Much like the second Beyond the Door — which we’d rather call Shock — this movie has nothing to do with the original Beyond the Door. It comes to us from Jeff Kwitny, who also directed Iced. But what makes this movie sing is that the writing comes from Sheila Goldberg, who wrote the screenplay for Body Count, as well as the dialogue for Stage Fright, Zombi 5: Killing Birds, Ghosthouse and Eleven Days, Eleven Nights Part 2. None of these movies are known for their dialogue or coherence, so that means that I’m going to love every single moment of this film.
What takes it into the stratosphere of mania for me is the producer. Yes, Ovidio G. Assonitis, that magical Egyptian-born Greek man who crafted such wonderous objets d’art such as the original Beyond the Door, Tentacles, Madhouse and Piranha II: The Spawning. He also produced movies like Iron Warrior, Who Saw Her Die?, Forever Emmanuelle and the magical treat that is The Visitor. Somehow and someway, Disney hired him to produce their TV movie Sabrina Goes to Rome. What — Joe D’Amoto was busy?
Shy American college coed Beverly Putnic is on her way to a class trip in Yogoslavia to see an ancient cultural rite (you know, kinda like Midsommar but much more interesting). But she doesn’t realize that she’s due to become a bride of the devil! Blame Professor Andromolek (Bo Svenson!) for that!
This movie is also known as Amok Train, which makes much better sense as a title, because after the students escape the village where they’re all nailed shut in their rooms, they board a possessed train that is driven to kill every single one of them. This train is crazy, it can separate itself into single cars, it can jump the tracks and run over people when they hide in a swamp and it can crash into another train and just keep on going.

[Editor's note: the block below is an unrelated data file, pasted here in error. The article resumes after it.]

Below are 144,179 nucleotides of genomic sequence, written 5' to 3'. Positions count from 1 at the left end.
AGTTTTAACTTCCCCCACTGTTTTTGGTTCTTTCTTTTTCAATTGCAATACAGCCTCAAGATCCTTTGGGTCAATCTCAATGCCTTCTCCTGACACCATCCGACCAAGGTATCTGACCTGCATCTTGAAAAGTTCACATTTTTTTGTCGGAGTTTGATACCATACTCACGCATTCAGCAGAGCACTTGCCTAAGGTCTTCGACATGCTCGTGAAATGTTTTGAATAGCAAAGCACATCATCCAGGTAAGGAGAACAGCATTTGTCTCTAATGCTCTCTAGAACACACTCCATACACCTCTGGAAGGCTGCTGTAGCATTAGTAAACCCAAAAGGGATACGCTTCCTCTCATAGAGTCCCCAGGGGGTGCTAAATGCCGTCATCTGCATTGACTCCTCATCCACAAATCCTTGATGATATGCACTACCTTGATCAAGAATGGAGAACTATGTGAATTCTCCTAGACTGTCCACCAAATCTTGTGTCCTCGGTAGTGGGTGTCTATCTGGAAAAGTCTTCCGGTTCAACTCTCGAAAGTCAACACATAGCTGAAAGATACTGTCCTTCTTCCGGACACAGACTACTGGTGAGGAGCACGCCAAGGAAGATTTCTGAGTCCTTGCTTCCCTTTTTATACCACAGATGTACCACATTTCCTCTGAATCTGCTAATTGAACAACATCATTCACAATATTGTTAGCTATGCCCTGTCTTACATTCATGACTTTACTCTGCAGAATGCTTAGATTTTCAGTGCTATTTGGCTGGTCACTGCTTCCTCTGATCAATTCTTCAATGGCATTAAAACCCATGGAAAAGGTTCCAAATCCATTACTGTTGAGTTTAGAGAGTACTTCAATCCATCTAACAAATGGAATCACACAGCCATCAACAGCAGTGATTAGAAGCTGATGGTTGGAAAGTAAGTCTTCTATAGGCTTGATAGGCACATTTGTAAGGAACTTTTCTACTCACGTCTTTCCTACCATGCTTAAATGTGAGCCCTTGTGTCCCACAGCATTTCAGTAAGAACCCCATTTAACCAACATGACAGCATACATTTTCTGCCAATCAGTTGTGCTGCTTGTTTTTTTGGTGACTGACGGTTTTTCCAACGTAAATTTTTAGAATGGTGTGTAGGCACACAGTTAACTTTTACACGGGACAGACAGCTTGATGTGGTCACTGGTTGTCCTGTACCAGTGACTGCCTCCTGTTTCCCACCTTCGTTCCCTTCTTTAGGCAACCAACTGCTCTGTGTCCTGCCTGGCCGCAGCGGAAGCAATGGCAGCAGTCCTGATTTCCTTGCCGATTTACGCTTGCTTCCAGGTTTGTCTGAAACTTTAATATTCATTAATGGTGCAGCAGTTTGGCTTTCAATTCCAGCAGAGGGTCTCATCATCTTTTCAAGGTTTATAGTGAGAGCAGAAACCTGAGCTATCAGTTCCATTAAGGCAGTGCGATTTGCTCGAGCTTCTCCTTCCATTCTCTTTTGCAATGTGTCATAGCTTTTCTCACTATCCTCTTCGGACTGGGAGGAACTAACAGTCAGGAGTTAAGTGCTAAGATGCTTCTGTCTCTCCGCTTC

So where is the train going?
It turns out that Beverly has been selected as Satan’s bride since she was a baby. Luckily, she’s found an 11th-century monk on the train to take her virginity — I bet he does it in the missionary position — which makes her a non-virgin and unfit for the bride of Satan. Um, wouldn’t Satan want a promiscuous woman for a wife?
Anyways, Marius disappears and gives Beverly a book from her mother. She then returns home, looking much older than when she left. There’s a Carrie shock ending where the devil tries to kill her on the plane, but that’s just a dream.
This is the kind of movie that I love, where little to nothing makes sense, where moms drop you off at the airport and are soon beheaded, where everyone dies horrible and trains have personalities and are given to killing college students. It also looks gorgeous with actual thought and art behind each frame, something lost in the glut of direct to streaming films of today.
Who else but Vinegar Syndrome could put this out on blu ray? You should grab this right away.